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Adaptive reallocation

When an application needs to generate a string (such as a JSON or XML string) or build a dynamic array, it may not know in advance how much memory is required to store the result. It may need to start by allocating a fixed or best-guess amount of memory. If that turns out to be insufficient, it will need to reallocate the memory to get more. This not only requires another allocation, it will usually require copying the contents of the previous memory to the newly allocated memory.

The common method used for reallocations is to increase the size of the currently allocated block by a fixed reallocation increment, often the same size as the initial block allocation. This works well enough if the initial allocation is only slightly too small, but has terrible performance if the initial allocation and reallocation increment are significantly smaller than the required size.

For example, if the initial allocation size and increment are both 128 bytes and the final result requires 4096 bytes, the fixed-increment strategy will require 31 memory allocations beyond the initial allocation and will copy 63488 bytes of data before it is complete.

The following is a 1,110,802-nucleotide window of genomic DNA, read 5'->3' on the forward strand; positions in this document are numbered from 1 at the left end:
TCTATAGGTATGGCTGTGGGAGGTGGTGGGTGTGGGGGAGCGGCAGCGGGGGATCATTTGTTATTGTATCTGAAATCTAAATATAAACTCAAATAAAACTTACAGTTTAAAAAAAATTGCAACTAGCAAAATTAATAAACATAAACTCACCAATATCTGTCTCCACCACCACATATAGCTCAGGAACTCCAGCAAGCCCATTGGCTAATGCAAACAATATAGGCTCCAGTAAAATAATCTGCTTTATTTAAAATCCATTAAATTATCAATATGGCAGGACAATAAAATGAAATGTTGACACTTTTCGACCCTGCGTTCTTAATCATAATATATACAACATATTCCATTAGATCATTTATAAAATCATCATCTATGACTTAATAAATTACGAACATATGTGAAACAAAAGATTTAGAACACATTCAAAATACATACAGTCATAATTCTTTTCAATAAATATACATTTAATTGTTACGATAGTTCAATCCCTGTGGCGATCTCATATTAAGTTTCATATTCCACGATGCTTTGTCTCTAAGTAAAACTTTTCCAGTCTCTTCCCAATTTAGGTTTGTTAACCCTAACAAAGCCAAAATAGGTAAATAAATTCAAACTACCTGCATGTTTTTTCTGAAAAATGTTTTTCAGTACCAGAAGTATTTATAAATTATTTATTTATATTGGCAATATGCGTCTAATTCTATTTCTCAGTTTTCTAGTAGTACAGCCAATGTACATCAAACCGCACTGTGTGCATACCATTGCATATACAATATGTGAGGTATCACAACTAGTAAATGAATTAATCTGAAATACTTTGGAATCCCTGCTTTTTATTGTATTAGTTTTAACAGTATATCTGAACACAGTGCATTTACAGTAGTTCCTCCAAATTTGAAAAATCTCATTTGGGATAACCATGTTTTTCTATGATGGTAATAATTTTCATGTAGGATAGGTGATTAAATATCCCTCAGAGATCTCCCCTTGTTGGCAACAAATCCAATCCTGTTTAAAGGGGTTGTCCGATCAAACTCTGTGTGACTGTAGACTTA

A better strategy is to double the allocation size whenever more memory is needed rather than add a fixed increment. This strategy leads to exponential reallocation increments as opposed to linear increment with fixed size reallocation. For small final allocations, this is about the same as the fixed-increment strategy, but for final allocations that are considerably larger than the initial allocation this performs much better. Using this strategy in the example above requires only 5 reallocations and 3968 bytes of data being copied. While this approach can result in a larger final allocation than the fixed-increment approach, adaptive reallocation is generally preferable to a fixed-increment approach.